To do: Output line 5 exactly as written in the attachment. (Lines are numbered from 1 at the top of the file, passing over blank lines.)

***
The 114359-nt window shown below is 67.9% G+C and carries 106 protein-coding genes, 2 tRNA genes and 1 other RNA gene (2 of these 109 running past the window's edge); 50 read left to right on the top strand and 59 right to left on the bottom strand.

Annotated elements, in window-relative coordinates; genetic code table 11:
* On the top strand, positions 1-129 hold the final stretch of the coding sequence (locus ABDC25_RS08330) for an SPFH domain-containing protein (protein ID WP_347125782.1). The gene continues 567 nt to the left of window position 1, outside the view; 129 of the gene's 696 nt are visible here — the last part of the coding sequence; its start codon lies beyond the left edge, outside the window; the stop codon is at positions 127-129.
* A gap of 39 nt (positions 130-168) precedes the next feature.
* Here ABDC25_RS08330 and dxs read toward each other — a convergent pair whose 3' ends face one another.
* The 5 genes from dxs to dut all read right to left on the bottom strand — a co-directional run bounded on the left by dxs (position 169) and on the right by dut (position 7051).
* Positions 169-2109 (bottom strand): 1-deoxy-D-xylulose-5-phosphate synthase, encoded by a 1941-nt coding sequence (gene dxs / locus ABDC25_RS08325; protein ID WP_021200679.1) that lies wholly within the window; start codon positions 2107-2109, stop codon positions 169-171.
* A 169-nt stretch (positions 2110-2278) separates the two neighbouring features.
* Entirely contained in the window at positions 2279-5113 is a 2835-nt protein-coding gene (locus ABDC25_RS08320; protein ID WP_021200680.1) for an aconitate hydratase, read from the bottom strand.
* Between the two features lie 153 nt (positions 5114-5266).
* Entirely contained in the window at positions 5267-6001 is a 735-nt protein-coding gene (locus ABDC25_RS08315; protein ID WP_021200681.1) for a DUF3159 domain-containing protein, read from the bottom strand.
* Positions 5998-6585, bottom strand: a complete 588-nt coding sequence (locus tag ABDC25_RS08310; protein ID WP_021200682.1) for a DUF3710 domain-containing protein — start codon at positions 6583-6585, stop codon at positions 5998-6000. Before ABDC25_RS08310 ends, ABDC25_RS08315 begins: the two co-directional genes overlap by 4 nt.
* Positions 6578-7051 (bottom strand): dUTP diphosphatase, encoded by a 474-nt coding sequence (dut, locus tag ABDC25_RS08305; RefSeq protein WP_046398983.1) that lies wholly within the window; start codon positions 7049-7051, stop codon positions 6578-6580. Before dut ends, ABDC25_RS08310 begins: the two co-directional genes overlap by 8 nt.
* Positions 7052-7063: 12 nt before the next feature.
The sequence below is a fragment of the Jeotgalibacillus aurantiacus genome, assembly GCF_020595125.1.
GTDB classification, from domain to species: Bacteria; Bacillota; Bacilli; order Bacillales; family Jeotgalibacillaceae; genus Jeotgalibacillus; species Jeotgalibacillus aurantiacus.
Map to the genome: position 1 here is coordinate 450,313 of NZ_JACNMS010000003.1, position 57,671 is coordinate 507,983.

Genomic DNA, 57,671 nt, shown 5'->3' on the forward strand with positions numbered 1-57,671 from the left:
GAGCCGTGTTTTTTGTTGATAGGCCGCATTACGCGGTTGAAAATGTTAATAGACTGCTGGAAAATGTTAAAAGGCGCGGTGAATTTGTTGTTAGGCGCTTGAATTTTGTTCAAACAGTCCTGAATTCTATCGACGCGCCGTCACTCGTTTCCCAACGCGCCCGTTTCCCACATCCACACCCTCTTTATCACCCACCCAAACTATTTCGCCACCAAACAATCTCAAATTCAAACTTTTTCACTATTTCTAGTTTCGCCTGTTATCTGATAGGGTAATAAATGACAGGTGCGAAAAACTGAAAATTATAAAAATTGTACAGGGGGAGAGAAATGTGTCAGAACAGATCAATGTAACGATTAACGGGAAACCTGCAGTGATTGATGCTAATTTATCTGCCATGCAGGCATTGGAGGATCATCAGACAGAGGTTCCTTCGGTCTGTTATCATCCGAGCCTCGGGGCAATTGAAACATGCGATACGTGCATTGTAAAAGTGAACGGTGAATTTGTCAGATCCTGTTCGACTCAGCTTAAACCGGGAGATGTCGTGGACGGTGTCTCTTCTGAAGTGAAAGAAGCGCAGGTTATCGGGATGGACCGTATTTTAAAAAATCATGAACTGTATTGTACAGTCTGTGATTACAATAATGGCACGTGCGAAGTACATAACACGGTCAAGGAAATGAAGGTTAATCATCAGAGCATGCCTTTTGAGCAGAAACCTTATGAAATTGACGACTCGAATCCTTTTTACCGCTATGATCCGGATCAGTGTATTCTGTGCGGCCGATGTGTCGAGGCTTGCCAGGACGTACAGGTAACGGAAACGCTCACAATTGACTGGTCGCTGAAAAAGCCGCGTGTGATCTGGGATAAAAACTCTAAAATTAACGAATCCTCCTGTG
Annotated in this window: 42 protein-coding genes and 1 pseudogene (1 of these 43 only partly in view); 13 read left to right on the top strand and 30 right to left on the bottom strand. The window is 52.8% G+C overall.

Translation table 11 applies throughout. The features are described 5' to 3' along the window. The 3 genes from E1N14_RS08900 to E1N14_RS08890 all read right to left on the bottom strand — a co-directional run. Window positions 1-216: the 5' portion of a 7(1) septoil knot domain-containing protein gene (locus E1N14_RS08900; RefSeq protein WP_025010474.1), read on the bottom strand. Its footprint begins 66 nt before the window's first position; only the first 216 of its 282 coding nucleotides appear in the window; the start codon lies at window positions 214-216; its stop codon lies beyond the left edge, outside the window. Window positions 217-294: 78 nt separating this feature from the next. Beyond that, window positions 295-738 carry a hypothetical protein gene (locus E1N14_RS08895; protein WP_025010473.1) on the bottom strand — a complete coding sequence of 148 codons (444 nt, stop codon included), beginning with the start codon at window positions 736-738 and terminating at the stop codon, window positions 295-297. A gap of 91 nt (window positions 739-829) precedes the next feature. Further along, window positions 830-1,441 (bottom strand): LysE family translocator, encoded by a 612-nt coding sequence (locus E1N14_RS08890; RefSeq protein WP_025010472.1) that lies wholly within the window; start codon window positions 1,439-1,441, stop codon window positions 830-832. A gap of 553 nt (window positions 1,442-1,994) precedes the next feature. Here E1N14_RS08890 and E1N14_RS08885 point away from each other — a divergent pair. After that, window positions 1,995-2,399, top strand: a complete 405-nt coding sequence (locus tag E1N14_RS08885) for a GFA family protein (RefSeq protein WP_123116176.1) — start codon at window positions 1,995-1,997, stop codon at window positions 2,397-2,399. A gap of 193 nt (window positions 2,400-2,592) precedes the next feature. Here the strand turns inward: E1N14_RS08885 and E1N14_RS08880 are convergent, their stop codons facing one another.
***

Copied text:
* Here ABDC25_RS08330 and dxs read toward each other — a convergent pair whose 3' ends face one another.